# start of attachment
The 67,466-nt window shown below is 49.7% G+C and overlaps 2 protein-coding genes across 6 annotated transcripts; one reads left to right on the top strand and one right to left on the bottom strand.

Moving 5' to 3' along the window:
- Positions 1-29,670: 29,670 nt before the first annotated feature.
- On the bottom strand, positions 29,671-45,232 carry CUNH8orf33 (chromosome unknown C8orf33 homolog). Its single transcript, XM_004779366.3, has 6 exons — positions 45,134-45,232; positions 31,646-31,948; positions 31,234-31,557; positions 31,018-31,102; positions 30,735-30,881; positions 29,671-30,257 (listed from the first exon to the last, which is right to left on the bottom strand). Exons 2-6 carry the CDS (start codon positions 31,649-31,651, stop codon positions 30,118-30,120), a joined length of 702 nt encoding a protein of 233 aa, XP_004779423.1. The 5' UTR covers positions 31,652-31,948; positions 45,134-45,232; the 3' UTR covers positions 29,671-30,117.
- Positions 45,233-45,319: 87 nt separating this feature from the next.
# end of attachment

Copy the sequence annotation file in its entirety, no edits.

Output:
The 67,466-nt window shown below is 49.7% G+C and overlaps 2 protein-coding genes across 6 annotated transcripts; one reads left to right on the top strand and one right to left on the bottom strand.

Moving 5' to 3' along the window:
- Positions 1-29,670: 29,670 nt before the first annotated feature.
- On the bottom strand, positions 29,671-45,232 carry CUNH8orf33 (chromosome unknown C8orf33 homolog). Its single transcript, XM_004779366.3, has 6 exons — positions 45,134-45,232; positions 31,646-31,948; positions 31,234-31,557; positions 31,018-31,102; positions 30,735-30,881; positions 29,671-30,257 (listed from the first exon to the last, which is right to left on the bottom strand). Exons 2-6 carry the CDS (start codon positions 31,649-31,651, stop codon positions 30,118-30,120), a joined length of 702 nt encoding a protein of 233 aa, XP_004779423.1. The 5' UTR covers positions 31,652-31,948; positions 45,134-45,232; the 3' UTR covers positions 29,671-30,117.
- Positions 45,233-45,319: 87 nt separating this feature from the next.